"Bioelectrochemical Systems as Experimental Platforms for Studying Microbial Physiology: nitrate and electrode utilization by Geobacter metallireducens biofilms" presented by: Dr. John Regan, Professor of Environmental Engineering, Pennsylvania State University.
Extracellular electron transport is important in many contexts, including natural settings and ecosystems as well as bioelectrochemical systems (BESs), which involve microbe-mediated reactions involving anode reduction and/or cathode oxidation. Determining the parameters affecting extracellular electron transfers is critical for understanding microbial communities with interspecies electron transfers and environments with redox reactions involving extracellular substrates, and to the development and operation of stable BESs. This presentation will emphasize the use of BESs to study extracellular electron transfers, specifically involving electrode-mediated reactions of the model exoelectrogen and exoelectrotroph Geobacter metallireducens. The metabolic shifts in anodically grown G. metallireducens biofilms were investigated over a range of electrode potentials and in the presence of alternative electron acceptors and donors. The results showed G. metallireducens preferentially reduced nitrate over an anode at all tested anode potentials, even when the anode was the thermodynamically favorable electron acceptor. G. metallireducens biofilms also demonstrated a quick and reversible shift between anode reduction and cathode oxidation as a function of electrode potential and availability of nitrate and acetate. Cathodic electrode oxidation was coupled with nitrate reduction by metabolically active biofilms, with a large cathodic current of ~ 3.68 A/m2. The metabolic shift from anode reduction to nitrate reduction took place quicker than the shift from ferric reduction to nitrate reduction. The presence of specific in-vitro nitrate-reducing enzyme activity in the anode-reducing biofilm cells in the absence of nitrate was thought to enable such a rapid metabolic shift to start nitrate reduction. Cyclic voltammetry and other analytical electrochemistry techniques provide a real-time and minimally invasive platform for investigating such extracellular redox reactions over a range of potentiostatically controlled conditions.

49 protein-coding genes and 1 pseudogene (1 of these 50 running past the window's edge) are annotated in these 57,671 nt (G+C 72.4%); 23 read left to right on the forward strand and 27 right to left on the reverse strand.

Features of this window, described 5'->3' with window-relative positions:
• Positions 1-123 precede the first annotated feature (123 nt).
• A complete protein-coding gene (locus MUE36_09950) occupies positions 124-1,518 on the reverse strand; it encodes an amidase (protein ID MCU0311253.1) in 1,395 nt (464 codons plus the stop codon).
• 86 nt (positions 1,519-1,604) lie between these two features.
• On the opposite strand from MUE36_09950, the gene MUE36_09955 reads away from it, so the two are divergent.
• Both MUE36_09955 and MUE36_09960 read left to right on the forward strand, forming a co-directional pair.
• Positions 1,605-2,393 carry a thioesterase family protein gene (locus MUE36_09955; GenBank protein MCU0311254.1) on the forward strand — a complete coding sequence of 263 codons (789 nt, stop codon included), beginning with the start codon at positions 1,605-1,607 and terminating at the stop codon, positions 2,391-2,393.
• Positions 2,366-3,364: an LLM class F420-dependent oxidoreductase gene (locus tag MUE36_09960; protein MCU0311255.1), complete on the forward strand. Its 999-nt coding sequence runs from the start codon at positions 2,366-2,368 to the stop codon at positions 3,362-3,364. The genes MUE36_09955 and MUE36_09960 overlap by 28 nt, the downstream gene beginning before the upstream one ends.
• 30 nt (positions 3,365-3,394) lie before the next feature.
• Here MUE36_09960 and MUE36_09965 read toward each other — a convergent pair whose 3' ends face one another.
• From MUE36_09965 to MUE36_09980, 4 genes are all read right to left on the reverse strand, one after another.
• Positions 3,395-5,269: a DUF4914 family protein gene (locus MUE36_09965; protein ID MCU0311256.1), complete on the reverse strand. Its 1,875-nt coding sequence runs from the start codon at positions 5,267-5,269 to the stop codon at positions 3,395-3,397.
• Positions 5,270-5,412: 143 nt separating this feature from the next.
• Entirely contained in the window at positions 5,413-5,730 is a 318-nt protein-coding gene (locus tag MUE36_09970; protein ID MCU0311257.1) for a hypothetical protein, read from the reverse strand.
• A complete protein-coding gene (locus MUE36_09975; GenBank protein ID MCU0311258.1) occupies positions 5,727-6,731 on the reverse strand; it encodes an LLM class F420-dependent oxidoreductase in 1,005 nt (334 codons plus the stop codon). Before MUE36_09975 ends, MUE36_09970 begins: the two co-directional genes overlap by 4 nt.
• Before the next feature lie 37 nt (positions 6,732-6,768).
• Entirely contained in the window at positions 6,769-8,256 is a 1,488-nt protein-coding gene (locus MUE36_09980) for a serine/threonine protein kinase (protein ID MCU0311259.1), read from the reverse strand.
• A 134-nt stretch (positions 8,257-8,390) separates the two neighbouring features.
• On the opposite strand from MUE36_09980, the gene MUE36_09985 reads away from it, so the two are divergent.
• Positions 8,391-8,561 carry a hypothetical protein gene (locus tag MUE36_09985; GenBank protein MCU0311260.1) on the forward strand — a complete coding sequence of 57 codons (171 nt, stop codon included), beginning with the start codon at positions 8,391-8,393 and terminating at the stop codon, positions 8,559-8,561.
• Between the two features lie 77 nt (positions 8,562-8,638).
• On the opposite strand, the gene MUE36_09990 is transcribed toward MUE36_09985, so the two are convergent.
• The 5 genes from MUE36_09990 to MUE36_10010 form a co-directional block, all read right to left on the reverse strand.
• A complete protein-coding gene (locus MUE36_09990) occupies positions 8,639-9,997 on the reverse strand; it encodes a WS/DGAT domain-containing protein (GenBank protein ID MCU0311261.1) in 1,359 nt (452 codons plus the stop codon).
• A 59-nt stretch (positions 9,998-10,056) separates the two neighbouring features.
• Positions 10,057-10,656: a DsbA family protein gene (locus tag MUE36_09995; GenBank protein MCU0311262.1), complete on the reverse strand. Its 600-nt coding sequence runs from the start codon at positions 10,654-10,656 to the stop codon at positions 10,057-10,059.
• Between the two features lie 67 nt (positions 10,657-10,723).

Jay Regan is a Professor of Environmental Engineering at Penn State University. He worked for five years in environmental consulting at Warzyn and Montgomery Watson, and then earned his Ph.D. from the University of Wisconsin-Madison working with Daniel Noguera. He has been at Penn State since 2002. His research interests are in environmental biotechnology, focusing on using microbes to convert wastes into various energy carriers and products in bioelectrochemical systems and anaerobic digesters, and also bacterial transformations of nitrogen and phosphorus in both engineered and natural ecosystems. This coming fall he will be on sabbatical at Universidad Politécnica de Madrid working on nitrogen transformations in agricultural soils.
This seminar is hosted by the Department of Civil & Environmental Engineering & Earth Sciences at the University of Notre Dame.